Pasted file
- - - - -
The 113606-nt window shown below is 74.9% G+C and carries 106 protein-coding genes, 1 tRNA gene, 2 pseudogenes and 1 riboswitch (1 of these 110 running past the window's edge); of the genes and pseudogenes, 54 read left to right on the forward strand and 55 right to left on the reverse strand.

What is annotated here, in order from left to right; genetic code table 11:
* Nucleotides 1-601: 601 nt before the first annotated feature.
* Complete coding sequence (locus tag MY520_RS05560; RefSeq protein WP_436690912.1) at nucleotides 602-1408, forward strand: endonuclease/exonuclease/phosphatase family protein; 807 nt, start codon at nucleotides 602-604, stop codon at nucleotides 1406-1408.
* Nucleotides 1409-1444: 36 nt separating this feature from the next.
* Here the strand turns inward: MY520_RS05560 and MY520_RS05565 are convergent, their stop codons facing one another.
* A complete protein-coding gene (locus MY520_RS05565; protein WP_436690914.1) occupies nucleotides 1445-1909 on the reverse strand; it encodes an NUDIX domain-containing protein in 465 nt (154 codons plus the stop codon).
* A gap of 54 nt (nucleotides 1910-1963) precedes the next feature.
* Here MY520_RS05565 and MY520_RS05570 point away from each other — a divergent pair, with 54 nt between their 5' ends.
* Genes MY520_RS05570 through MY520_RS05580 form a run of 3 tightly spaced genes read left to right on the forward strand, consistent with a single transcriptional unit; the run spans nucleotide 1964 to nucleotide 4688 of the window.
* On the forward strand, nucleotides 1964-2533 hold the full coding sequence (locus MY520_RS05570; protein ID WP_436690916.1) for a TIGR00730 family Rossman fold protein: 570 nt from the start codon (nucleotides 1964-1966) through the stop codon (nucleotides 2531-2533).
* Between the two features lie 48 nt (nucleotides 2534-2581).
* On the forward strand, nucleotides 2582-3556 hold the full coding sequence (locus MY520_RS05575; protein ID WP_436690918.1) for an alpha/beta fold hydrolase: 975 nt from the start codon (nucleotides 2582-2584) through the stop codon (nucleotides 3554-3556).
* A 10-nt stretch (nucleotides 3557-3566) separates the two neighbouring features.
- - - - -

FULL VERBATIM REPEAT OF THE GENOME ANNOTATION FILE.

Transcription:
The 113606-nt window shown below is 74.9% G+C and carries 106 protein-coding genes, 1 tRNA gene, 2 pseudogenes and 1 riboswitch (1 of these 110 running past the window's edge); of the genes and pseudogenes, 54 read left to right on the forward strand and 55 right to left on the reverse strand.

What is annotated here, in order from left to right; genetic code table 11:
* Nucleotides 1-601: 601 nt before the first annotated feature.
* Complete coding sequence (locus tag MY520_RS05560; RefSeq protein WP_436690912.1) at nucleotides 602-1408, forward strand: endonuclease/exonuclease/phosphatase family protein; 807 nt, start codon at nucleotides 602-604, stop codon at nucleotides 1406-1408.
* Nucleotides 1409-1444: 36 nt separating this feature from the next.
* Here the strand turns inward: MY520_RS05560 and MY520_RS05565 are convergent, their stop codons facing one another.
* A complete protein-coding gene (locus MY520_RS05565; protein WP_436690914.1) occupies nucleotides 1445-1909 on the reverse strand; it encodes an NUDIX domain-containing protein in 465 nt (154 codons plus the stop codon).
* A gap of 54 nt (nucleotides 1910-1963) precedes the next feature.
* Here MY520_RS05565 and MY520_RS05570 point away from each other — a divergent pair, with 54 nt between their 5' ends.
* Genes MY520_RS05570 through MY520_RS05580 form a run of 3 tightly spaced genes read left to right on the forward strand, consistent with a single transcriptional unit; the run spans nucleotide 1964 to nucleotide 4688 of the window.
* On the forward strand, nucleotides 1964-2533 hold the full coding sequence (locus MY520_RS05570; protein ID WP_436690916.1) for a TIGR00730 family Rossman fold protein: 570 nt from the start codon (nucleotides 1964-1966) through the stop codon (nucleotides 2531-2533).
* Between the two features lie 48 nt (nucleotides 2534-2581).
* On the forward strand, nucleotides 2582-3556 hold the full coding sequence (locus MY520_RS05575; protein ID WP_436690918.1) for an alpha/beta fold hydrolase: 975 nt from the start codon (nucleotides 2582-2584) through the stop codon (nucleotides 3554-3556).
* A 10-nt stretch (nucleotides 3557-3566) separates the two neighbouring features.